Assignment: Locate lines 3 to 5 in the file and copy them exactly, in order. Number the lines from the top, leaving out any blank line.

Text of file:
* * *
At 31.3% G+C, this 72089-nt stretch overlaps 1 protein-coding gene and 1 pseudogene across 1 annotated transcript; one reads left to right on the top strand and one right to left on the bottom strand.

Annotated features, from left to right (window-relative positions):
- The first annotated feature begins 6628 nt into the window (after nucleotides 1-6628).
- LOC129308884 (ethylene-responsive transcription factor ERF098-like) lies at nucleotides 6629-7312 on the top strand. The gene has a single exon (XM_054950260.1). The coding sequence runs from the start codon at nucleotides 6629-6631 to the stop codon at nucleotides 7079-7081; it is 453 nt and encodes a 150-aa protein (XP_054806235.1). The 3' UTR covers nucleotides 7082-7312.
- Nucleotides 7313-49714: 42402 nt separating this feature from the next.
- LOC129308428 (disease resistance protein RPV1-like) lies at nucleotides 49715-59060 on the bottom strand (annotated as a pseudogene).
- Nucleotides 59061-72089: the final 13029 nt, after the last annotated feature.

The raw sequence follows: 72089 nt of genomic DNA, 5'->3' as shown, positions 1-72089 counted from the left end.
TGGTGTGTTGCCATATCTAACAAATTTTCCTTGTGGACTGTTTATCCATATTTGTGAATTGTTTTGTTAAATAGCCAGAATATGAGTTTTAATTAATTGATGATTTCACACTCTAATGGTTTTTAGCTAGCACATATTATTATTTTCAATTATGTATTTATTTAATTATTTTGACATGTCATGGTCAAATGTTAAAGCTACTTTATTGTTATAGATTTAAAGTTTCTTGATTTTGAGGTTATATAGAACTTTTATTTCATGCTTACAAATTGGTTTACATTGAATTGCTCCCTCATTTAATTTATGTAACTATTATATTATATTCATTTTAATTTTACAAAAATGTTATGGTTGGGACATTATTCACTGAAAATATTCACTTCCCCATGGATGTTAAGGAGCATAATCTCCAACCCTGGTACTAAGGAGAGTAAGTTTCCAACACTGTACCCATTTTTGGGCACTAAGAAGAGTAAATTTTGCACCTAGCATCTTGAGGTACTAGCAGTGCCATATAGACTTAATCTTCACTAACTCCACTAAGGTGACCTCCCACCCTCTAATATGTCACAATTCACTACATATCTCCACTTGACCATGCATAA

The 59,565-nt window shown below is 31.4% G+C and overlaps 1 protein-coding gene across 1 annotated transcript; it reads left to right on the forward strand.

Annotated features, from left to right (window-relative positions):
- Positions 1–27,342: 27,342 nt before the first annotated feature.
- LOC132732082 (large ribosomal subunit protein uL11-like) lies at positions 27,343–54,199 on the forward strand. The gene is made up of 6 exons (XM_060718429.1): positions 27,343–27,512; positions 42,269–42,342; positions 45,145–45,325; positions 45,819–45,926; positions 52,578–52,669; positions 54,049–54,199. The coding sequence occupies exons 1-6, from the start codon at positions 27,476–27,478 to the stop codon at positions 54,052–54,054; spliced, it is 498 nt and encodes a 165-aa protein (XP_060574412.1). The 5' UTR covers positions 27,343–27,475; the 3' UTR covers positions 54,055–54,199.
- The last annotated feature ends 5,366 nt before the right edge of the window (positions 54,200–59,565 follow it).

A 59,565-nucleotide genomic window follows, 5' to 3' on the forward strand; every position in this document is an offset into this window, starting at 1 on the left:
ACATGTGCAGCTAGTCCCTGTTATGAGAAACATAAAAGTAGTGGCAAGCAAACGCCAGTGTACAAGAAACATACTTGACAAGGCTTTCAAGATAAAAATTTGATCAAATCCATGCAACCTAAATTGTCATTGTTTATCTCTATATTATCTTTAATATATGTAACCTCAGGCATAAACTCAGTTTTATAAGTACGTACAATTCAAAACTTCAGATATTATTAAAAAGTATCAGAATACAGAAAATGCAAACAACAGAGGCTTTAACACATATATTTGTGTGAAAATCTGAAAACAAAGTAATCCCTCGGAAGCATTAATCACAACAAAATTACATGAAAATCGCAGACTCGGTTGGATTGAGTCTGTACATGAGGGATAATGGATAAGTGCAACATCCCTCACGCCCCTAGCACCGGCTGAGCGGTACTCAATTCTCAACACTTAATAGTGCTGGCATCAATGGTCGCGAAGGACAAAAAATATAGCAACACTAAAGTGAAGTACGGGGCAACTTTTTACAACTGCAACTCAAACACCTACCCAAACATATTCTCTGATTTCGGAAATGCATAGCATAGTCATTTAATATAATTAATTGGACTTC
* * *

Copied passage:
- The first annotated feature begins 6628 nt into the window (after nucleotides 1-6628).
- LOC129308884 (ethylene-responsive transcription factor ERF098-like) lies at nucleotides 6629-7312 on the top strand. The gene has a single exon (XM_054950260.1). The coding sequence runs from the start codon at nucleotides 6629-6631 to the stop codon at nucleotides 7079-7081; it is 453 nt and encodes a 150-aa protein (XP_054806235.1). The 3' UTR covers nucleotides 7082-7312.
- Nucleotides 7313-49714: 42402 nt separating this feature from the next.